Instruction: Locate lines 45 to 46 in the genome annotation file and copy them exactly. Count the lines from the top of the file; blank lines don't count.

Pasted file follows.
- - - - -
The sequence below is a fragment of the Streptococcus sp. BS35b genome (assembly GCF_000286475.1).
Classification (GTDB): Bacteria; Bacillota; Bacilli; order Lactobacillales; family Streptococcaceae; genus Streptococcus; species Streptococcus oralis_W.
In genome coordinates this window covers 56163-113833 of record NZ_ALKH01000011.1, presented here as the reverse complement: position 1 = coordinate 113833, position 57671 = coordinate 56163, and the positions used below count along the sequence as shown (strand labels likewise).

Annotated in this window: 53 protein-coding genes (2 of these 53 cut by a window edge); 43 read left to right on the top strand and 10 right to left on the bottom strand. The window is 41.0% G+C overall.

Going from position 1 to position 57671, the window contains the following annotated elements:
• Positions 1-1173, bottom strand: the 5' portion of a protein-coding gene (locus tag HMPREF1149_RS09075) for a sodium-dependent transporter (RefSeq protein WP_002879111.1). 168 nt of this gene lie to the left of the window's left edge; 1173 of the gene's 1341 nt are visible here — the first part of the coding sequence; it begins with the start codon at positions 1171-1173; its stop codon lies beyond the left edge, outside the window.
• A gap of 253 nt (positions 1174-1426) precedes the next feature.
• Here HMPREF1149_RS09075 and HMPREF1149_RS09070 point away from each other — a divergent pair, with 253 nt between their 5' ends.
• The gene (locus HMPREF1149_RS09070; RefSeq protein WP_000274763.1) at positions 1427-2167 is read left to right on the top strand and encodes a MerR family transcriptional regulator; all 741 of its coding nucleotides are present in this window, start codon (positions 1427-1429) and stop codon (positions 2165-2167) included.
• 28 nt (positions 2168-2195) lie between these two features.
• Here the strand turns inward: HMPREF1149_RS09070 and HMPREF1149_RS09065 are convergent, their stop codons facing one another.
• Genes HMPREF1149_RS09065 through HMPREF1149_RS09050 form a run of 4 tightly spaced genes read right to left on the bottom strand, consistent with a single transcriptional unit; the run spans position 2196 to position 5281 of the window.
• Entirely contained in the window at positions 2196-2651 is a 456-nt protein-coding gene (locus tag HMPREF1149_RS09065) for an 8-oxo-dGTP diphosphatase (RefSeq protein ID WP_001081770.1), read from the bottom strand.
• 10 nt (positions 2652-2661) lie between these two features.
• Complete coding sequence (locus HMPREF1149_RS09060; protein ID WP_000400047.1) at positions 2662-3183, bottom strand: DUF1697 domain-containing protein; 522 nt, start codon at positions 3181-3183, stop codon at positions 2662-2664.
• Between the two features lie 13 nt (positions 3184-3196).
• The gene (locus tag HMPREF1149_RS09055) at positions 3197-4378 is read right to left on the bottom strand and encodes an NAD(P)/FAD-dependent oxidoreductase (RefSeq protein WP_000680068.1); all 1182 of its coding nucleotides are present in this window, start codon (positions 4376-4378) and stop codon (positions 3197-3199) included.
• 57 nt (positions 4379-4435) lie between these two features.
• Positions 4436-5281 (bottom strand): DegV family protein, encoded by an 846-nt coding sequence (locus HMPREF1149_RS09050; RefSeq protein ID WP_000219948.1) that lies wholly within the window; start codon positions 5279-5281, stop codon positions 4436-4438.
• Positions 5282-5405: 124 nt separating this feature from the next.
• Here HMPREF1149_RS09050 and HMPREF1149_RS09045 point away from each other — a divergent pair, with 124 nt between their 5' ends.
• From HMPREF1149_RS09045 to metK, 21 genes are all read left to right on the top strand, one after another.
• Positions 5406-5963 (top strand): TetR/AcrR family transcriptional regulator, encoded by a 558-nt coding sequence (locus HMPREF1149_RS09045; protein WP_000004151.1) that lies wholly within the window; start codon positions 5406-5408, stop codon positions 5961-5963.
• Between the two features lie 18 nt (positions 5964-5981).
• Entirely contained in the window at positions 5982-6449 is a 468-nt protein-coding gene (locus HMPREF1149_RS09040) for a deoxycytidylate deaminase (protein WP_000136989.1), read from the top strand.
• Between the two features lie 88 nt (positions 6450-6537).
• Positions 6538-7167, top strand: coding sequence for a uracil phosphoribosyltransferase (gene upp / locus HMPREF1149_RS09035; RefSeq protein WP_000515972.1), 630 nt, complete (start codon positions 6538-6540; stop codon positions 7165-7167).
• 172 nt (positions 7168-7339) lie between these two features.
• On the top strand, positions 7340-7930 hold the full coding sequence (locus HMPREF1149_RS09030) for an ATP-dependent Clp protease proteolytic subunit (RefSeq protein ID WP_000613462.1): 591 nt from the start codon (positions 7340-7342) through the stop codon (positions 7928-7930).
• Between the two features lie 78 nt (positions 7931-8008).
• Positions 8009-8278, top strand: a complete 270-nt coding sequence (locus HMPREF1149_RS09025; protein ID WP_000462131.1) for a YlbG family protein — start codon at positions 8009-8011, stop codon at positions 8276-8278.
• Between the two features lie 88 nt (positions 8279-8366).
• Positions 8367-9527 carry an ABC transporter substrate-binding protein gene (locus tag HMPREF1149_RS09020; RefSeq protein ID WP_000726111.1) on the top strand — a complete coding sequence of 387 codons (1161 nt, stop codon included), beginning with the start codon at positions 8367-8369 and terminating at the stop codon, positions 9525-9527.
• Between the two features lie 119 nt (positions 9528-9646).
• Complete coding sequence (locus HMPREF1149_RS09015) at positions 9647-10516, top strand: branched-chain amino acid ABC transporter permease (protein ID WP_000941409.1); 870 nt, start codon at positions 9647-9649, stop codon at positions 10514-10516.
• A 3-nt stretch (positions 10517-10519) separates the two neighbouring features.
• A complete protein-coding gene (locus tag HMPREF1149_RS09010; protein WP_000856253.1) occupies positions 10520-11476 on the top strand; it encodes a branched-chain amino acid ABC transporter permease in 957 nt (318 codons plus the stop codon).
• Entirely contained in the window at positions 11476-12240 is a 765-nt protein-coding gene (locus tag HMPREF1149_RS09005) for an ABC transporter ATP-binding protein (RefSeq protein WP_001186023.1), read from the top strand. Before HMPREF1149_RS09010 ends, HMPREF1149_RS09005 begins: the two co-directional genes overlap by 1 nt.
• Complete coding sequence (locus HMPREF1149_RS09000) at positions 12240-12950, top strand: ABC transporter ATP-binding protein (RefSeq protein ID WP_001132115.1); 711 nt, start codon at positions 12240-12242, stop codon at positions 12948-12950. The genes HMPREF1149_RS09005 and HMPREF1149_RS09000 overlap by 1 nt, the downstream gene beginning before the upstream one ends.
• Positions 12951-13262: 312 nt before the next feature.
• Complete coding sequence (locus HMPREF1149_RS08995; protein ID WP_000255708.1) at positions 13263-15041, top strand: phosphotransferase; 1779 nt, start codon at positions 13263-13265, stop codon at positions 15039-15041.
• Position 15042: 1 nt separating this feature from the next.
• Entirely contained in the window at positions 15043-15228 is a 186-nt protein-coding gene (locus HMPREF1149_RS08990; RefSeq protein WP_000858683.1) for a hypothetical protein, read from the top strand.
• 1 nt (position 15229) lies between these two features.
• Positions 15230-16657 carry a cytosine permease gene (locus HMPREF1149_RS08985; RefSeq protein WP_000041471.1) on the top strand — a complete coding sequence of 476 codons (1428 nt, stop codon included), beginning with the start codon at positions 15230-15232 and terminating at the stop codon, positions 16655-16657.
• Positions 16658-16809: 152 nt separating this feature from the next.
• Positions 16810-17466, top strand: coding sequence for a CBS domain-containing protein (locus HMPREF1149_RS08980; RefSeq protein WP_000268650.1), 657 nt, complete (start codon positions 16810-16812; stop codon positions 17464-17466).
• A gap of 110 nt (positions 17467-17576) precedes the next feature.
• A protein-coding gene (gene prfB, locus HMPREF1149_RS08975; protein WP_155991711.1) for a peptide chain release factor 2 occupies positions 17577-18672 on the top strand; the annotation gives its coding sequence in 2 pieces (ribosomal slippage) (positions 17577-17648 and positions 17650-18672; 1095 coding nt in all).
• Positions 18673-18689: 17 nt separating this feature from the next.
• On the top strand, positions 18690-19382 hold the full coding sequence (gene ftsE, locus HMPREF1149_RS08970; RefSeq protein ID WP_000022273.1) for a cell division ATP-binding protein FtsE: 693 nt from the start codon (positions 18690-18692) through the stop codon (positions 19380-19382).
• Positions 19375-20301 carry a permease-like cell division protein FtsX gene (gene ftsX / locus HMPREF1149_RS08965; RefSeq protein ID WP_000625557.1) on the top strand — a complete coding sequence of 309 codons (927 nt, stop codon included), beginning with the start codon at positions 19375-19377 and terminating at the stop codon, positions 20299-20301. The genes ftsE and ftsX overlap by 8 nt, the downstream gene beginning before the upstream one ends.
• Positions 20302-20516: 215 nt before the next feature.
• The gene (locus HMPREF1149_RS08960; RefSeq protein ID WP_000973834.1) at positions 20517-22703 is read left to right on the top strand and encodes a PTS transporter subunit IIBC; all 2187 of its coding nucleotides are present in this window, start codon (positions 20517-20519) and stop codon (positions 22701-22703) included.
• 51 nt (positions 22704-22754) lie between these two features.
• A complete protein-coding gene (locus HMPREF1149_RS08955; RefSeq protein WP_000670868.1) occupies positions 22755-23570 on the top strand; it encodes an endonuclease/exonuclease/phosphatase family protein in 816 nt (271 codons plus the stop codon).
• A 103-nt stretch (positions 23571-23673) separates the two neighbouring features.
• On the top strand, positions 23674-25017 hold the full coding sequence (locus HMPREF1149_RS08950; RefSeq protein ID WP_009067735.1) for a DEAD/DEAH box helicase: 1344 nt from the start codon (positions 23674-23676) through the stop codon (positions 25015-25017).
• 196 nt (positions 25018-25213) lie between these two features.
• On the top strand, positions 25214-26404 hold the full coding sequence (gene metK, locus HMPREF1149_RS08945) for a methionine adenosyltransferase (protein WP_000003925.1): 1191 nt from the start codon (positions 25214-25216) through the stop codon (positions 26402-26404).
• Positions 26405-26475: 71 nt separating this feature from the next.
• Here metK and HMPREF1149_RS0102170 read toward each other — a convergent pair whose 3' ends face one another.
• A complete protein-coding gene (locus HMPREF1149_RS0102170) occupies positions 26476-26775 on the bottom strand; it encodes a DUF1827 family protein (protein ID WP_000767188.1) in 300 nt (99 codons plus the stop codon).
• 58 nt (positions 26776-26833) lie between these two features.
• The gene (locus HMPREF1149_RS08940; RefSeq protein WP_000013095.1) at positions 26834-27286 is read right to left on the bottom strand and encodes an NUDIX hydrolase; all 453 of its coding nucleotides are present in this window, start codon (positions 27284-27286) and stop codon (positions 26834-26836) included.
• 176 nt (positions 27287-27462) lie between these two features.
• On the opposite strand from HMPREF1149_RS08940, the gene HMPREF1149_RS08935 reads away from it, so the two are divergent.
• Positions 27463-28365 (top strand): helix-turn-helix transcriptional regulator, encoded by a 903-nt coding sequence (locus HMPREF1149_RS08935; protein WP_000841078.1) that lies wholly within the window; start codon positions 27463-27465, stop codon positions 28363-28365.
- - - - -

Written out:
• Positions 15230-16657 carry a cytosine permease gene (locus HMPREF1149_RS08985; RefSeq protein WP_000041471.1) on the top strand — a complete coding sequence of 476 codons (1428 nt, stop codon included), beginning with the start codon at positions 15230-15232 and terminating at the stop codon, positions 16655-16657.
• Positions 16658-16809: 152 nt separating this feature from the next.